The second thing I did was create my own Checklist. This checklist not only included the list of requirements, but also had columns to help me keep track of the status of each line item. Here is an example:

Form Parent 1 Parent 2 Other Signatures Notes Mailed/Completed Date
Matching Agreement N/A Copied, scanned, emailed 3/17/17 Mailed 3/21/17
General Medical Forms Dr. Appt. on 4/1/17

Depending on your agency and state you may have different requirements to fulfill, I have attached my checklist for your reference, but this is in no way the list you should use. Feel free to add and remove line items to fit your own agency’s requirements. Homestudy Checklist

The checklist was a great way to get an “At a Glance” view of where I needed to put my energy. It was also a great way to look and see that sometimes the adoption process is just a waiting game: waiting for your partner to fill out his/her forms, waiting for a doctor’s appointment, waiting for your security checks to come back, waiting for lab work to come back, etc. In those times of waiting you may feel like you need to do be doing something, but your checklist may tell you otherwise. You can’t control it all; you’ve done your part so take a break! Have some fun and just enjoy the waiting. (Easier said than done right?)

Third thing: I made sticky notes entitled with the following statuses:

To Fill Out

To Sign

To Be Signed by Others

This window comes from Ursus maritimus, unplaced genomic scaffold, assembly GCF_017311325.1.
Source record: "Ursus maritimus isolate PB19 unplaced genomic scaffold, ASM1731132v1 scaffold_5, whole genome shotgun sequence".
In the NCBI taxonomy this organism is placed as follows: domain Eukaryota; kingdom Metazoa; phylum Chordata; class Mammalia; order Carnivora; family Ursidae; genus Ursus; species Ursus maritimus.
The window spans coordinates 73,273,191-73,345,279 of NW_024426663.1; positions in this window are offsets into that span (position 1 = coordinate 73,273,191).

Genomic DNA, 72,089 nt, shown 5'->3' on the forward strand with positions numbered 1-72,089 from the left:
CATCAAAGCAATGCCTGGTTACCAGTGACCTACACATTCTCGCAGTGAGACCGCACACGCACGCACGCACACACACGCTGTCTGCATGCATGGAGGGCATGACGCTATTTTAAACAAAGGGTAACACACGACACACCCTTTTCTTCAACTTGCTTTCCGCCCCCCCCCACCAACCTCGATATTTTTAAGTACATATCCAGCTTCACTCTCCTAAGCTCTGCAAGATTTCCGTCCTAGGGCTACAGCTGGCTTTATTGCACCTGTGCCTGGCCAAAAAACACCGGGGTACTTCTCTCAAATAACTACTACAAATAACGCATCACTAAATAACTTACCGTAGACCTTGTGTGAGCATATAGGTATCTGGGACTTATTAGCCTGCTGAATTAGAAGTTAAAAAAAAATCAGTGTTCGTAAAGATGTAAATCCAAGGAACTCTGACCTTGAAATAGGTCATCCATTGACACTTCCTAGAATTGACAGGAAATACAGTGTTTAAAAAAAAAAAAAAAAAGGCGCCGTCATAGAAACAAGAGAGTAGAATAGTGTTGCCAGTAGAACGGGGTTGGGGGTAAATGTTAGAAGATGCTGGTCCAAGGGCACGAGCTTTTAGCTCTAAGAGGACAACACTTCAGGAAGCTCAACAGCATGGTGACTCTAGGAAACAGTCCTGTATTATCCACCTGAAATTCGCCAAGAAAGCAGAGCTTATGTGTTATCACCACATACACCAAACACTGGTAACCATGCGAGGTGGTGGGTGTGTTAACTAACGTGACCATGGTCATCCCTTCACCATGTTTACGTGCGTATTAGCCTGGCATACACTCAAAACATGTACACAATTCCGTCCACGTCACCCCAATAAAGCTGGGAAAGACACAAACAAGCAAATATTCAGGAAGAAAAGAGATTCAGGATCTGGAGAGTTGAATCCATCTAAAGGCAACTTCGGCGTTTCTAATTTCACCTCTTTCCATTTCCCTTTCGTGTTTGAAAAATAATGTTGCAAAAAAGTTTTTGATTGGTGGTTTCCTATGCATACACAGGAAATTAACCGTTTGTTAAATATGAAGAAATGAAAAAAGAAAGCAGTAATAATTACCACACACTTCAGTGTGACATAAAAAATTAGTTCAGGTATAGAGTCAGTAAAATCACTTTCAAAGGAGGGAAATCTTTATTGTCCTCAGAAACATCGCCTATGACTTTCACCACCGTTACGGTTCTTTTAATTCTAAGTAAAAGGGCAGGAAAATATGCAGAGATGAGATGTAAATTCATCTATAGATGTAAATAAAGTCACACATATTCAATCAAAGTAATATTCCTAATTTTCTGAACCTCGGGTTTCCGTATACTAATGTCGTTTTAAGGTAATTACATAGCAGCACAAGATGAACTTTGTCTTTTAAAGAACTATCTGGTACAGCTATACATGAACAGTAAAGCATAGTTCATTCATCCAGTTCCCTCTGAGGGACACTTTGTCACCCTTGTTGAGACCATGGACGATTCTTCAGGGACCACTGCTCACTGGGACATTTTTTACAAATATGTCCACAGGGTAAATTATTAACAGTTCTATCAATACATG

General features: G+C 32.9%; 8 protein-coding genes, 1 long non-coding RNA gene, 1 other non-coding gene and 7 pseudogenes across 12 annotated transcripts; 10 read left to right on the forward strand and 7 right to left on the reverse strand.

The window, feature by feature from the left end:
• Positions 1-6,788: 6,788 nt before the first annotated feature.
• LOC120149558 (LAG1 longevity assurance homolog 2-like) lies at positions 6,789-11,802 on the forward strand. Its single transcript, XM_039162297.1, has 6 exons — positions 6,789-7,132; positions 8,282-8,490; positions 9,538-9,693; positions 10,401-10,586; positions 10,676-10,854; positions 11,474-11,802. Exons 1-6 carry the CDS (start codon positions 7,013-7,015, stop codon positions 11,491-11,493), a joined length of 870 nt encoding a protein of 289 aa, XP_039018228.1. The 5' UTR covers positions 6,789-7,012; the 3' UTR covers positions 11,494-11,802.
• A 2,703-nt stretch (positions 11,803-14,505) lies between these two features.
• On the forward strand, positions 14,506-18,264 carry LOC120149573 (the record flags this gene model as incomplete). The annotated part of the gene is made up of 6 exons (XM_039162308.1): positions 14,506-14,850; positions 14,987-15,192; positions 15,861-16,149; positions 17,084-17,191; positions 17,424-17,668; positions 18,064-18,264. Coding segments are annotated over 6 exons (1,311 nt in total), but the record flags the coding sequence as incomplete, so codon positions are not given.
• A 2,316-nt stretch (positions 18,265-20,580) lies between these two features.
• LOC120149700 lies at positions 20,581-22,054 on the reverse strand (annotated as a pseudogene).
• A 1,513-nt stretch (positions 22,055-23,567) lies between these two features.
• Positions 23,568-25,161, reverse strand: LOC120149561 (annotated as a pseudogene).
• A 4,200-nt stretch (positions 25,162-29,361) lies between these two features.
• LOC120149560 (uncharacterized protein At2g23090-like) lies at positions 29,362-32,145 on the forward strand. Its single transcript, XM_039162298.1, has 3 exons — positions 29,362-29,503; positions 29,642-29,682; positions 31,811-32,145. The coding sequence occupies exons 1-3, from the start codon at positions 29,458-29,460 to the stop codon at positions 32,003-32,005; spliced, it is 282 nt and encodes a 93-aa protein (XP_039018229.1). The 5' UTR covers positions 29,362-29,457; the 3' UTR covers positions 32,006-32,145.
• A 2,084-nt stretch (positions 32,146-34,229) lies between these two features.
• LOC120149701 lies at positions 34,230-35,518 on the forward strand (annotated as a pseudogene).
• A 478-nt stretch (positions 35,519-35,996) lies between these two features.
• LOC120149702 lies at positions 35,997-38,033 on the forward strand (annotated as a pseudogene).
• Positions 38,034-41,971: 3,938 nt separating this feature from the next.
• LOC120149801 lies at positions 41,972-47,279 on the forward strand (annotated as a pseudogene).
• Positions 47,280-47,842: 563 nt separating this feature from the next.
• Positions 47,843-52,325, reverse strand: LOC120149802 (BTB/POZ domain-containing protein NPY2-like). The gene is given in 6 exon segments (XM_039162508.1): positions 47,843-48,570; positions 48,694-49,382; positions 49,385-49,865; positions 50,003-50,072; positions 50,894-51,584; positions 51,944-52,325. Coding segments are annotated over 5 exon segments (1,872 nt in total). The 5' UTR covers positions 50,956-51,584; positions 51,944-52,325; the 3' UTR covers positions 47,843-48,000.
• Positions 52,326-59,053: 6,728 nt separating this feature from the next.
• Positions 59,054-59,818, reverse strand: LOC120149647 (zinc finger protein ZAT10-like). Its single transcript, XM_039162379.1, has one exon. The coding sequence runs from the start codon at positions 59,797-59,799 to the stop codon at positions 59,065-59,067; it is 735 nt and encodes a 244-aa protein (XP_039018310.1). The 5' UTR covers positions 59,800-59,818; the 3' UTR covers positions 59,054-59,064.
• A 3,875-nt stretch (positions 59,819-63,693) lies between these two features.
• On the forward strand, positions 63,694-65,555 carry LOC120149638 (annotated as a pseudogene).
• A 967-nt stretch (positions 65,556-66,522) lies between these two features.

To Notarize

To Pay

To Scan

To Email

To Copy

To Mail

To Hole Punch

To File

Then I attached a binder clip to each sticky note and most of them set up camp in my “To Do” expandable folder located in my binder. This made it easy for me to shuffle through my papers when I had 5 minutes of free time here and there to make copies or scan forms or whatever. As I would complete a task I would move that specific form to its next status clip. In that way I could have several different papers in several different statuses and not get confused about what paperwork I had already emailed or scanned, etc. It took time to set up the system but it allowed me to work in small 5-10 minute increments throughout the day without having to go through all my paperwork over and over again to figure out what I still needed to do. Plus, each time I moved a form to a new status it felt like I was accomplishing something. Instead of seeing a form as still incomplete because I didn’t have a signature or because I needed to make copies, I saw the form as “filled out” and moved to the “To Sign”  status binder clip. If nothing else, it helped me feel like I was actually making progress.

I used a separate expandable folder for my “To Mail” items, simply because I could just take the folder if I was running out the door to do errands. I didn’t like the idea of all my paperwork sitting in my car, so if my “to mail” items were separate I could grab them and go straight to FedEx and my “to mail” folder would then be empty.

I also had a separate expandable folder for my “To Copy” items, whether or not you do this is up to you. This was due to the fact that I had TONS of papers to copy and they started to take up most of the space in my “To Do” folder. Again, this is the system that worked best for me. This is not the only way to do it; I just want to give you a place to start.

The Fourth Step is to start organizing! I can’t really help you with this piece, but if you have any questions feel free to send me a message or comment. I will say this though: Any originals that I didn’t have to mail out, I made a copy of and put the original in the “Original Documents” expandable folder. All the copies of my documents (even the mailed ones) I then hole-punched and filed behind the “Home Study Documents” tab in the binder. I chose to file my documents in the same order that they were listed on my checklist so they were easier to find.

Well, I think that’s it for now! Next time I will be going over how to organize your expenses and donations. Hurrah!